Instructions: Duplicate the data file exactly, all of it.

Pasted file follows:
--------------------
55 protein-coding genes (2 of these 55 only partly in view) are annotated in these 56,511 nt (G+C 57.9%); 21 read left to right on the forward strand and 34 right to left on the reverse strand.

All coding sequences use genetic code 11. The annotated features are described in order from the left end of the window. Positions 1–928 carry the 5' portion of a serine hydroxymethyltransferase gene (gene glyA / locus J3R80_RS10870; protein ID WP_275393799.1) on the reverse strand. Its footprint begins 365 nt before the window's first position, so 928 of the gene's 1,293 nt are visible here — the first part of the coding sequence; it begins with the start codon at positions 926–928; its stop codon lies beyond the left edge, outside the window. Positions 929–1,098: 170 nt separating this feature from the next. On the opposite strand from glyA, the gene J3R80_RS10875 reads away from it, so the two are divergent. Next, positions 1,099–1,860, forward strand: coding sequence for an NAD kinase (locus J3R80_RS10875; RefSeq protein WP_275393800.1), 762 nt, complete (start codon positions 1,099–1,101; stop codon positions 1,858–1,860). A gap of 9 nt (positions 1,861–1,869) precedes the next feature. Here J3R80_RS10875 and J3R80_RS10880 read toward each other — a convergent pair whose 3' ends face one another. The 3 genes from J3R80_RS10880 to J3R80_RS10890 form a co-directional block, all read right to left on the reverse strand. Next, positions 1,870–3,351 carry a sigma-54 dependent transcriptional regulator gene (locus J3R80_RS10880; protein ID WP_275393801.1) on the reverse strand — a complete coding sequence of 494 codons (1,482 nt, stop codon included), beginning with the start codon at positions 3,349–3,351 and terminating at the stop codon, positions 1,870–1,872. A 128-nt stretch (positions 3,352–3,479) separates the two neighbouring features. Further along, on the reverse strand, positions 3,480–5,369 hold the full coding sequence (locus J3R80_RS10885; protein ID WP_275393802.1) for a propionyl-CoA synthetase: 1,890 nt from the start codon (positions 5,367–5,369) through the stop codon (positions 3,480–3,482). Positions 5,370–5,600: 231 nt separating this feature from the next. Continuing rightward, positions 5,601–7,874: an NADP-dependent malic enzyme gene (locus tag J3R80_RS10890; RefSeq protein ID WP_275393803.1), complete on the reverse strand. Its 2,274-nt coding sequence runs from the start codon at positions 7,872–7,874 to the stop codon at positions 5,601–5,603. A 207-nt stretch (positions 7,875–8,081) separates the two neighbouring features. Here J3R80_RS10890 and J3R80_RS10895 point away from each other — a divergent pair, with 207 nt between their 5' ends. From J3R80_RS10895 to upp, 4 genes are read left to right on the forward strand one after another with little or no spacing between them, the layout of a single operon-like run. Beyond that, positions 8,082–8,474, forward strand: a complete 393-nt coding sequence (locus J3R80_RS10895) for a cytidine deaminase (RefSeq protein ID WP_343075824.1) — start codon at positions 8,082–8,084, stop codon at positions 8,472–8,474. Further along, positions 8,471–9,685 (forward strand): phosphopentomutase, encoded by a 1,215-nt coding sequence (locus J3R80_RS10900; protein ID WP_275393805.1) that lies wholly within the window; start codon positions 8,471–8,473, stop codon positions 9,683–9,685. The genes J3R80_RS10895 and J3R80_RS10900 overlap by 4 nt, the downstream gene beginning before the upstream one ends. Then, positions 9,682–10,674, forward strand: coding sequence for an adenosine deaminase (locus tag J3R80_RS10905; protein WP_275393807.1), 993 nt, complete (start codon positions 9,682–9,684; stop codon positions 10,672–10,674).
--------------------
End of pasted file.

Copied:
55 protein-coding genes (2 of these 55 only partly in view) are annotated in these 56,511 nt (G+C 57.9%); 21 read left to right on the forward strand and 34 right to left on the reverse strand.

All coding sequences use genetic code 11. The annotated features are described in order from the left end of the window. Positions 1–928 carry the 5' portion of a serine hydroxymethyltransferase gene (gene glyA / locus J3R80_RS10870; protein ID WP_275393799.1) on the reverse strand. Its footprint begins 365 nt before the window's first position, so 928 of the gene's 1,293 nt are visible here — the first part of the coding sequence; it begins with the start codon at positions 926–928; its stop codon lies beyond the left edge, outside the window. Positions 929–1,098: 170 nt separating this feature from the next. On the opposite strand from glyA, the gene J3R80_RS10875 reads away from it, so the two are divergent. Next, positions 1,099–1,860, forward strand: coding sequence for an NAD kinase (locus J3R80_RS10875; RefSeq protein WP_275393800.1), 762 nt, complete (start codon positions 1,099–1,101; stop codon positions 1,858–1,860). A gap of 9 nt (positions 1,861–1,869) precedes the next feature. Here J3R80_RS10875 and J3R80_RS10880 read toward each other — a convergent pair whose 3' ends face one another. The 3 genes from J3R80_RS10880 to J3R80_RS10890 form a co-directional block, all read right to left on the reverse strand. Next, positions 1,870–3,351 carry a sigma-54 dependent transcriptional regulator gene (locus J3R80_RS10880; protein ID WP_275393801.1) on the reverse strand — a complete coding sequence of 494 codons (1,482 nt, stop codon included), beginning with the start codon at positions 3,349–3,351 and terminating at the stop codon, positions 1,870–1,872. A 128-nt stretch (positions 3,352–3,479) separates the two neighbouring features. Further along, on the reverse strand, positions 3,480–5,369 hold the full coding sequence (locus J3R80_RS10885; protein ID WP_275393802.1) for a propionyl-CoA synthetase: 1,890 nt from the start codon (positions 5,367–5,369) through the stop codon (positions 3,480–3,482). Positions 5,370–5,600: 231 nt separating this feature from the next. Continuing rightward, positions 5,601–7,874: an NADP-dependent malic enzyme gene (locus tag J3R80_RS10890; RefSeq protein ID WP_275393803.1), complete on the reverse strand. Its 2,274-nt coding sequence runs from the start codon at positions 7,872–7,874 to the stop codon at positions 5,601–5,603. A 207-nt stretch (positions 7,875–8,081) separates the two neighbouring features. Here J3R80_RS10890 and J3R80_RS10895 point away from each other — a divergent pair, with 207 nt between their 5' ends. From J3R80_RS10895 to upp, 4 genes are read left to right on the forward strand one after another with little or no spacing between them, the layout of a single operon-like run. Beyond that, positions 8,082–8,474, forward strand: a complete 393-nt coding sequence (locus J3R80_RS10895) for a cytidine deaminase (RefSeq protein ID WP_343075824.1) — start codon at positions 8,082–8,084, stop codon at positions 8,472–8,474. Further along, positions 8,471–9,685 (forward strand): phosphopentomutase, encoded by a 1,215-nt coding sequence (locus J3R80_RS10900; protein ID WP_275393805.1) that lies wholly within the window; start codon positions 8,471–8,473, stop codon positions 9,683–9,685. The genes J3R80_RS10895 and J3R80_RS10900 overlap by 4 nt, the downstream gene beginning before the upstream one ends. Then, positions 9,682–10,674, forward strand: coding sequence for an adenosine deaminase (locus tag J3R80_RS10905; protein WP_275393807.1), 993 nt, complete (start codon positions 9,682–9,684; stop codon positions 10,672–10,674).